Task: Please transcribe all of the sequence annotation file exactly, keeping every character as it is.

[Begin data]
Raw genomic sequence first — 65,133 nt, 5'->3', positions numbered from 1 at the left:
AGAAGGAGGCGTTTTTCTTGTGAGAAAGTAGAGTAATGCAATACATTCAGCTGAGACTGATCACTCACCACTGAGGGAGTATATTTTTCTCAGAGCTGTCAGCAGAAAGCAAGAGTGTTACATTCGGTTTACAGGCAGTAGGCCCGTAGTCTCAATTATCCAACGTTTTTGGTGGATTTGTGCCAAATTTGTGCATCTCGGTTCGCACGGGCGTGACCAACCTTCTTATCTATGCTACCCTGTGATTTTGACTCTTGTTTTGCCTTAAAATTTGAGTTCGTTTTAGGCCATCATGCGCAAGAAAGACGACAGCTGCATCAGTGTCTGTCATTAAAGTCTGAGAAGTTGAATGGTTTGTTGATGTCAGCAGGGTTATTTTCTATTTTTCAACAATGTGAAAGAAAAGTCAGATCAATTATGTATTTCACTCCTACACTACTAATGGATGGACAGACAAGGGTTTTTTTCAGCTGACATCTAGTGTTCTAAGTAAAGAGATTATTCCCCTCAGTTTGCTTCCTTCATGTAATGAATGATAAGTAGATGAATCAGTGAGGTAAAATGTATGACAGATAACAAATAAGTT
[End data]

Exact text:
Raw genomic sequence first — 65,133 nt, 5'->3', positions numbered from 1 at the left:
AGAAGGAGGCGTTTTTCTTGTGAGAAAGTAGAGTAATGCAATACATTCAGCTGAGACTGATCACTCACCACTGAGGGAGTATATTTTTCTCAGAGCTGTCAGCAGAAAGCAAGAGTGTTACATTCGGTTTACAGGCAGTAGGCCCGTAGTCTCAATTATCCAACGTTTTTGGTGGATTTGTGCCAAATTTGTGCATCTCGGTTCGCACGGGCGTGACCAACCTTCTTATCTATGCTACCCTGTGATTTTGACTCTTGTTTTGCCTTAAAATTTGAGTTCGTTTTAGGCCATCATGCGCAAGAAAGACGACAGCTGCATCAGTGTCTGTCATTAAAGTCTGAGAAGTTGAATGGTTTGTTGATGTCAGCAGGGTTATTTTCTATTTTTCAACAATGTGAAAGAAAAGTCAGATCAATTATGTATTTCACTCCTACACTACTAATGGATGGACAGACAAGGGTTTTTTTCAGCTGACATCTAGTGTTCTAAGTAAAGAGATTATTCCCCTCAGTTTGCTTCCTTCATGTAATGAATGATAAGTAGATGAATCAGTGAGGTAAAATGTATGACAGATAACAAATAAGTT